From early experiments in lithography by Henry Moore and Peter Lanyon to Sybil Andrews’ dynamic linocuts based on her experiences living in the cosmopolis of 1930s London, the exhibition presents work by luminaries and innovators of the period, exploring the developments in technique and concept that changed the course of print for generations to come.
Opening at the London Original Print Fair at the Royal Academy on 5 May, A Radical View will form a unique retrospective of early modern British printmaking at the fair before being displayed at print-specialists Osborne Samuel’s Bruton street gallery. The works include examples of linocuts, lithographs, etchings and woodcuts which demonstrate the variety, originality and technical expertise that define much of twentieth century British printmaking and mark a notable shift in style and technique from earlier modes of representation.
Cyril Power’s vibrant impressions of a London tube station in the thirties will be displayed alongside Peter Lanyon’s colourful abstractions of the Cornish coast, highlighting the diversity and range in print from some of the leading names in art in Britain. Works by many of the leading figures of the twentieth century including Eric Ravilious, Henry Moore, Lynn Chadwick, Ben Nicholson and Patrick Heron present a glimpse into British print-making. Highly modern to audiences at the time, and still compelling in their energetic, graphic style - these limited edition impressions are rare examples of English print-making in the post-war era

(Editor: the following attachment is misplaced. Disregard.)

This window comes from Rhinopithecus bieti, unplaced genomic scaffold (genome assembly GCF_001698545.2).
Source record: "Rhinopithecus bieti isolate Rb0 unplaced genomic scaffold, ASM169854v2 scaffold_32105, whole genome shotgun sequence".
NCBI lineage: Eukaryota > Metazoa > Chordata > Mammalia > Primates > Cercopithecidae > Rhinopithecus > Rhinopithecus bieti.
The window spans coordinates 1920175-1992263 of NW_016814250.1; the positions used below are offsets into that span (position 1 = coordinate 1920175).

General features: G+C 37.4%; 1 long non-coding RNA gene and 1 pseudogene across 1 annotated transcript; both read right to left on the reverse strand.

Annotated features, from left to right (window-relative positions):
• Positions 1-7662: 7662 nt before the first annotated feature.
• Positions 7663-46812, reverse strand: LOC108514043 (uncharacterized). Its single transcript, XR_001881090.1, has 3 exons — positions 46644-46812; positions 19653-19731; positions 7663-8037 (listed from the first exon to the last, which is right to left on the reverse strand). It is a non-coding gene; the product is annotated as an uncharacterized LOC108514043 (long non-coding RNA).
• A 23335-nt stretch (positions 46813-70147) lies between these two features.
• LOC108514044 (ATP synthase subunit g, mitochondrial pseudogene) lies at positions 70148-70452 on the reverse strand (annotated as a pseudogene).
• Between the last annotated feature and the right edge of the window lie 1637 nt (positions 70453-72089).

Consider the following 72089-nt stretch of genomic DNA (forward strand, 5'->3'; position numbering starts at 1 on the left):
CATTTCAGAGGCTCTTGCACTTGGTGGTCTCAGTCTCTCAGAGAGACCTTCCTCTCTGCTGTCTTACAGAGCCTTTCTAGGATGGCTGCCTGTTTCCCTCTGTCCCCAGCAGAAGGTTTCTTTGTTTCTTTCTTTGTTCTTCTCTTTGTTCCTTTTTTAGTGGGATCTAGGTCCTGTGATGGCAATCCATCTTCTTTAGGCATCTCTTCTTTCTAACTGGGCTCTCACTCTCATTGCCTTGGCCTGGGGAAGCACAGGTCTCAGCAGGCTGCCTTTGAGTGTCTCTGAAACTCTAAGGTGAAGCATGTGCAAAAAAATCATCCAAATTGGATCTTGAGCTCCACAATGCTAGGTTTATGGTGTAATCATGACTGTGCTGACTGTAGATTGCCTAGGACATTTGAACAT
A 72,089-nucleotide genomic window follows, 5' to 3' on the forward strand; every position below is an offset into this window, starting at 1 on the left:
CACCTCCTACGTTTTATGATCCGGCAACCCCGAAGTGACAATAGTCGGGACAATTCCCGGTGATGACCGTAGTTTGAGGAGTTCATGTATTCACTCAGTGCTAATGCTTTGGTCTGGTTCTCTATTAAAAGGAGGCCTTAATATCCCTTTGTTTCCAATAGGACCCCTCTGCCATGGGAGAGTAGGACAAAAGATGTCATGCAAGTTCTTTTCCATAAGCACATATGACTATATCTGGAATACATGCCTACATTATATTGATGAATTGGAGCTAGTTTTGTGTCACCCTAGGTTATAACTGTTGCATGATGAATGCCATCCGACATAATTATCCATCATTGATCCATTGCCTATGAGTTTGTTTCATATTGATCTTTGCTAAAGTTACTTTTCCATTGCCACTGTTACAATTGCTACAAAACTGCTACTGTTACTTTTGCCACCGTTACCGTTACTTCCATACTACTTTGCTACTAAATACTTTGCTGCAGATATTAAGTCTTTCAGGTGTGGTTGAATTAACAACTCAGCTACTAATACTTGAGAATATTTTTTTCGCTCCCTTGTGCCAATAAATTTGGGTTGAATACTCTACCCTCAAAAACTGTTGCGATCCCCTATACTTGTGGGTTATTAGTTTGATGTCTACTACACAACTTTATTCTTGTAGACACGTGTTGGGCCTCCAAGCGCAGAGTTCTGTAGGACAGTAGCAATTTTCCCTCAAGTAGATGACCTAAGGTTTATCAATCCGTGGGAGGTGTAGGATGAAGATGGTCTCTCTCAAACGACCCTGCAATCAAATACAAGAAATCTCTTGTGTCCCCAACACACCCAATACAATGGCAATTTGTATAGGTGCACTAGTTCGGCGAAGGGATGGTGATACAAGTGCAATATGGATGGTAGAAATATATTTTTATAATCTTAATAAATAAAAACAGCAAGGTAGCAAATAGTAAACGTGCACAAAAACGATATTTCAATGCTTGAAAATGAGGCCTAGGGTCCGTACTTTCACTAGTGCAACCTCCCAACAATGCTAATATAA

A Radical View: Avant Garde British Printmaking 1914 - 1964 follows the modernist thread which weaves through British printmaking from the revolutionary Vorticist prints of the early 1900s, through two wars, the inter-war period and into the beginning of the print boom of the 1960s. Particular highlights include works by the celebrated Grosvenor School including Sybil Andrews, Cyril Power and Claude Flight.